By Andrew Cawthorne and Victoria Ramirez
CARACAS (Reuters) – One was knocked off his feet by a water cannon. Another was pushed into a drain. Most have been pepper-sprayed, tear-gassed, beaten and hit by pellet shots.
A group of young Venezuelan lawmakers has risen to prominence on the violent front line of anti-government marches that have shaken the South American country for three months, bringing 75 deaths.
On the streets daily leading demonstrators, pushing at security barricades and sometimes picking up teargas canisters to hurl back at police and soldiers, the energetic National Assembly members are heroes to many opposition supporters.
But to President Nicolas Maduro’s socialist government, they are the chief “terrorists” in a U.S.-backed coup plot aimed at controlling the vast oil wealth of the OPEC nation.
The dozen or so legislators, all in their late 20s or early 30s, belong mainly to the Justice First and Popular Will parties, which are promoting civil disobedience against a president they term a dictator.
They march largely without protective gear – unlike the masked and shield-bearing youths around them – though supporters and aides sometimes form circles to guard them.
They do not receive salaries since funds to the National Assembly were squeezed, living instead off gifts from relatives and friends. And some still reside at home with parents.
One of the best known, Juan Requesens, 28, has taken more hits than most. He nurses a scar in the head from a stick thrown by government supporters, wounds around his body from pellets and gas cannisters and bruises from being shoved into a deep drain by National Guard soldiers.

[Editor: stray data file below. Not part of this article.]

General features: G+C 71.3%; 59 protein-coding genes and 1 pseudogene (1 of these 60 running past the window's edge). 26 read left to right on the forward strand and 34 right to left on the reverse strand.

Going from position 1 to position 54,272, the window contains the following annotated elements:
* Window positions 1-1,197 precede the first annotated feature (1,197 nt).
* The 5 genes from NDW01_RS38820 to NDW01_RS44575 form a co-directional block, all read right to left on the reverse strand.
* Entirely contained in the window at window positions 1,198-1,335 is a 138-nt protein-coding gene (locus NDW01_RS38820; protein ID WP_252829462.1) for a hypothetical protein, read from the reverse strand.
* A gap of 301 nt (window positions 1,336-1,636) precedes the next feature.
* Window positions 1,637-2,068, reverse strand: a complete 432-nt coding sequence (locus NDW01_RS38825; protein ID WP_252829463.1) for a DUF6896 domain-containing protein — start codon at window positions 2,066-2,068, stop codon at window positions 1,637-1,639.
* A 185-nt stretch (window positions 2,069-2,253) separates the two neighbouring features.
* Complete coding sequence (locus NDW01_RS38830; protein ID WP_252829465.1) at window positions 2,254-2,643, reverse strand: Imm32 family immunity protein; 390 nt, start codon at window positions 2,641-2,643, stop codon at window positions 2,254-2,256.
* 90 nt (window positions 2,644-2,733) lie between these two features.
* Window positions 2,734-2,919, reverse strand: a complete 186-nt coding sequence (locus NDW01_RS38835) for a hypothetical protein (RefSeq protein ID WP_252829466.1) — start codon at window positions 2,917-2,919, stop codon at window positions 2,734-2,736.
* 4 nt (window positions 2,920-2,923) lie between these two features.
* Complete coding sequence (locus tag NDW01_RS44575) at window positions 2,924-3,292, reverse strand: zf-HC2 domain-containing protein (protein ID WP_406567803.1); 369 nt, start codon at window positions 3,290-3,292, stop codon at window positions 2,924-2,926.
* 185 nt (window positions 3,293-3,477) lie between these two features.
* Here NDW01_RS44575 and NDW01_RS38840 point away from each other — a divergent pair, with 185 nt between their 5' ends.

“The worst thing for me is when comrades die, when they fall at my side,” the burly, bearded Requesens told Reuters, saying he had been near nine fatalities since April.
Protesters have been demanding a presidential vote and solutions to hunger and medical shortages. The deaths have included not only demonstrators, but also Maduro supporters, bystanders and members of the security forces.
There have been thousands of injuries too, and nearly 1,500 people remain behind bars, according to local rights groups, after roundups around the country.
Requesens, who represents western Tachira State where there is radical opposition to Maduro, freely admits his role as an “agitator” for the opposition. But despite his tough image, he obeyed his mother’s order to stay at home after the head injury.
“For four days, she wouldn’t let me go out – but it was fine because I rested and recovered quicker, then back again of course,” he said.
Some have dubbed the band of lawmakers “the class of 2007” for their roots in a student movement a decade ago that helped the opposition to a rare victory against Maduro’s popular predecessor Hugo Chavez in a referendum.
“It’s a group born in the street during the 2007 protests. We’re meeting up again 10 years later doing the same,” said Harvard-educated Juan Mejia, 31.